“He would have been 100 years old, who can believe it? When I hear that, I think of me, I’m the guy’s kid, must be get-ting old myself.”
– Woody Guthrie
This Saturday, July 14, Woody Guthrie would have been 100. It’s been 45 years since he passed away, more than 60 years since he made his last recording, and yet, Woody is still relevant. His songs about this great land we share, its “freedom highway,” its inequalities, its downtrodden, and its defenders, live on.
Among Woody’s many interests was Eastern philosophy. In 1935, he discovered The Prophet by Kahil Gibran. Joe Klein, in his superb biography, Woody Guthrie: A Life, says the book was “a revelation. He was amazed to find in it a philosophy that mirrored his own exactly.”
Woody’s son, Arlo once told the NY Times, that his father “read many religious books and made copious notes in the margins. He read the Bhagavad-Gita as a young man and later in life ‘could argue back and forth about the Torah and the Talmud’.”
I read somewhere that during the mid-1940s, when he and his family were living at Coney Island, Woody became fascinated with Buddhism, even to the point of declaring his intention to become a Buddhist. He probably made many declarations like that. Woody was like a sponge, soaking up everything of interest that came his way.
And I also read that one time when he going into the hospital, when he got to the part of the admittance form that asked for his religion, Woody wrote, “All.”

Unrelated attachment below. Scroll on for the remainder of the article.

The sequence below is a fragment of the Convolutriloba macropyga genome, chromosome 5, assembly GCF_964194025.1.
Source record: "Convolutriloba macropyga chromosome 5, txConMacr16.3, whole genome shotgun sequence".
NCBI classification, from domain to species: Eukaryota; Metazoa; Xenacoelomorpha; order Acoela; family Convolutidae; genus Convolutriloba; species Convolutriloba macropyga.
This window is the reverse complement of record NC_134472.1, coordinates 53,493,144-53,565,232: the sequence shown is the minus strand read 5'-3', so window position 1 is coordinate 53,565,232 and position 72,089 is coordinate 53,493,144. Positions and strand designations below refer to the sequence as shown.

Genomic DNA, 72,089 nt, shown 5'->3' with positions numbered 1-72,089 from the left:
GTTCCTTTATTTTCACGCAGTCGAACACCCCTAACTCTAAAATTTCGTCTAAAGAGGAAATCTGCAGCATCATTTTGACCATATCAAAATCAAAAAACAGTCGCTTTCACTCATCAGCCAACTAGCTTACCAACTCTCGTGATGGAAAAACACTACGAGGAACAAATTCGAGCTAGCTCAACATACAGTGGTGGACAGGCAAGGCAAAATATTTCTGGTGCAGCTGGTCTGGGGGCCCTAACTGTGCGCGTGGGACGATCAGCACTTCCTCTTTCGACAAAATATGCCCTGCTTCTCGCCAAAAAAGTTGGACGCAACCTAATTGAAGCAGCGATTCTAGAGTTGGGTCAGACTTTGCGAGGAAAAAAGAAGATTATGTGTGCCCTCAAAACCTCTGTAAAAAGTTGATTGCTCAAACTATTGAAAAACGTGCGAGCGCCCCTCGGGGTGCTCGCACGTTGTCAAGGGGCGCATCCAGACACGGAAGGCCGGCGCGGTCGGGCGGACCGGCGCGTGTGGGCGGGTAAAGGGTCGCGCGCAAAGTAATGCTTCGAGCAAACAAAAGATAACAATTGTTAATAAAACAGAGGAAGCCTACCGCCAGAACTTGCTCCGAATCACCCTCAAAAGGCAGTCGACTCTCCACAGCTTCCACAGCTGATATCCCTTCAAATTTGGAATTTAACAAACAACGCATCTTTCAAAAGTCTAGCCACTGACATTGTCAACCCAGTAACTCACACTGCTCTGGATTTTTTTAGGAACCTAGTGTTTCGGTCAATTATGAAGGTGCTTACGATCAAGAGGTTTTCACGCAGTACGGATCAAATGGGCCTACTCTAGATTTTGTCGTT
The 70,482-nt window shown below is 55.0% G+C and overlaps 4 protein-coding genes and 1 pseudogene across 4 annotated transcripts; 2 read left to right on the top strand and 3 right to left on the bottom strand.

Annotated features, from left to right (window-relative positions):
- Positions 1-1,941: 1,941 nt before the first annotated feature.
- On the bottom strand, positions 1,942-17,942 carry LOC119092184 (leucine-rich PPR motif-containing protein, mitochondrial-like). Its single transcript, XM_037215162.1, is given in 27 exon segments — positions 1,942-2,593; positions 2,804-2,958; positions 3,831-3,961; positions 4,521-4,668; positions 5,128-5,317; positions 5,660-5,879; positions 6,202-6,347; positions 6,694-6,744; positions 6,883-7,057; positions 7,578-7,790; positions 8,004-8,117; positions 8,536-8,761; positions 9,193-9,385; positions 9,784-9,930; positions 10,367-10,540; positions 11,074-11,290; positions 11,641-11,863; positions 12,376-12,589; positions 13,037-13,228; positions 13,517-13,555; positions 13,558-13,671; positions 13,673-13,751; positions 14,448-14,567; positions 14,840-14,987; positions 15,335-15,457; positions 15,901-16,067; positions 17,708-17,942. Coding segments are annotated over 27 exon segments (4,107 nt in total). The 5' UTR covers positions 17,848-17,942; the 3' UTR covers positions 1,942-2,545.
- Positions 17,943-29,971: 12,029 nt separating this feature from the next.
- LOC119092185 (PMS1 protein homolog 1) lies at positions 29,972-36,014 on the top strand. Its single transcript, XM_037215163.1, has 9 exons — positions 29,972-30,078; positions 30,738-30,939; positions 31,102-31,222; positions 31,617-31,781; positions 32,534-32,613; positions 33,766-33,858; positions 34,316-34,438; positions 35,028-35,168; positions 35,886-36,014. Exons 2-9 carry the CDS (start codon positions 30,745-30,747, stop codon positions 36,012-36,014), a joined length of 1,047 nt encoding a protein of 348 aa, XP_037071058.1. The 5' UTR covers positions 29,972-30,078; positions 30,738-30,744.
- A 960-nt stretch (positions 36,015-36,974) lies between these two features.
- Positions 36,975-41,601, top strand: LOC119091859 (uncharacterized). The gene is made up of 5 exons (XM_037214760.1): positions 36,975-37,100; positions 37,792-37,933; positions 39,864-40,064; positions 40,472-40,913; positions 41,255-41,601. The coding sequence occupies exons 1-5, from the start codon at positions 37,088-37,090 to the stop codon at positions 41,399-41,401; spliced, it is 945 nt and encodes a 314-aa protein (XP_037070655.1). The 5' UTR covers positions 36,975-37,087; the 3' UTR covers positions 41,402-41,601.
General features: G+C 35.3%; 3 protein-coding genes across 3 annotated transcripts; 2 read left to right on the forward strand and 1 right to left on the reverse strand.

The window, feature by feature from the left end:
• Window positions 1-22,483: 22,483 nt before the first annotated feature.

In this centennial year, there have been celebrations galore, and they will continue. You can check out some upcoming events by visiting woody100.com.
In addition to concerts, festivals, and conferences, there have also been recordings. Tuesday Smithsonian Folkways Recordings released “Little Seed: Songs for Children by Woody Guthrie” sung by Elizabeth Mitchell. Smithsonian Folkways, a nonprofit record label of the Smithsonian Institution, the national museum of the United States, is a sponsor of the Woody Guthrie Centennial. Mitchell is a founding member of veteran indie rock band Ida and one of Smithsonian Folkways’ artists. Stream Mitchell’s version of “This Land Is Your Land” and “Bling Blang”: http://goo.gl/XMxoK.
And there’s “Woody at 100,” a new career-spanning three-CD box set, also released this week by Smithsonian Folkways. Among the 57 tracks are four new ones, recorded in Los Angeles prior to Woody’s legendary sessions at the Library of Congress in 1940.
A new book is My Name Is New York: Ramblin’ Around Woody Guthrie’s Town. Although Woody is forever associated with Oklahoma and the Dust Bowl, he spent most of his active adult life shuttling back and forth between L.A. and New York, and in fact, New York was his home base for the last 27 years of his life. According to the publisher, this book is filled with historical photographs, previously unpublished lyrics and biographical insights, and a walking guide; all compiled by Woody’s daughter Nora and the Woody Guthrie Archives.
Woody wrote a few books of his own. Two of them, Bound for Glory and Seeds of Man, are “quasi-fictional memoirs.” He also wrote an unpublished novel, a “Dust Bowl novel” titled House of Earth. Presidential historian Douglas Brinkley and actor Johnny Depp have an essay about it at the NY Times.
Woody Guthrie wrote over 1,000 songs, many more letters, hundreds of drawings, and a newspaper column. Unfortunately, he made very few film appearances. Here is one of two surviving film clips. I’ll have more Woody on Saturday.